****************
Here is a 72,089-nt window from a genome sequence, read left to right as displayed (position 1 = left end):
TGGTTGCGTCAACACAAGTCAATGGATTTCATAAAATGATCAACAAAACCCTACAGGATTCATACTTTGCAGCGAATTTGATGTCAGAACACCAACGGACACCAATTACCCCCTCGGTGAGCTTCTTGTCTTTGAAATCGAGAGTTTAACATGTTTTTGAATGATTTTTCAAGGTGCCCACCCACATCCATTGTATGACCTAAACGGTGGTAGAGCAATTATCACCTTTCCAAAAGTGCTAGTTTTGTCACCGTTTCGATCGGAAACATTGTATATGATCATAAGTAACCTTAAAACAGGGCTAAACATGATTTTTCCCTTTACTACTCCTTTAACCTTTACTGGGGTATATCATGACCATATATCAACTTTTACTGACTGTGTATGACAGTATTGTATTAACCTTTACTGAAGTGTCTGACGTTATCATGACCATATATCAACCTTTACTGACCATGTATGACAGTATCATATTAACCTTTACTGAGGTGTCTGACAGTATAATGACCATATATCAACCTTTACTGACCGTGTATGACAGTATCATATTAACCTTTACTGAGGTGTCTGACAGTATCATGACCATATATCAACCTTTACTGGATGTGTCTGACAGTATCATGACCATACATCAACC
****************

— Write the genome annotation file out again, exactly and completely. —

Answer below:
Here is a 72,089-nt window from a genome sequence, read left to right as displayed (position 1 = left end):
TGGTTGCGTCAACACAAGTCAATGGATTTCATAAAATGATCAACAAAACCCTACAGGATTCATACTTTGCAGCGAATTTGATGTCAGAACACCAACGGACACCAATTACCCCCTCGGTGAGCTTCTTGTCTTTGAAATCGAGAGTTTAACATGTTTTTGAATGATTTTTCAAGGTGCCCACCCACATCCATTGTATGACCTAAACGGTGGTAGAGCAATTATCACCTTTCCAAAAGTGCTAGTTTTGTCACCGTTTCGATCGGAAACATTGTATATGATCATAAGTAACCTTAAAACAGGGCTAAACATGATTTTTCCCTTTACTACTCCTTTAACCTTTACTGGGGTATATCATGACCATATATCAACTTTTACTGACTGTGTATGACAGTATTGTATTAACCTTTACTGAAGTGTCTGACGTTATCATGACCATATATCAACCTTTACTGACCATGTATGACAGTATCATATTAACCTTTACTGAGGTGTCTGACAGTATAATGACCATATATCAACCTTTACTGACCGTGTATGACAGTATCATATTAACCTTTACTGAGGTGTCTGACAGTATCATGACCATATATCAACCTTTACTGGATGTGTCTGACAGTATCATGACCATACATCAACC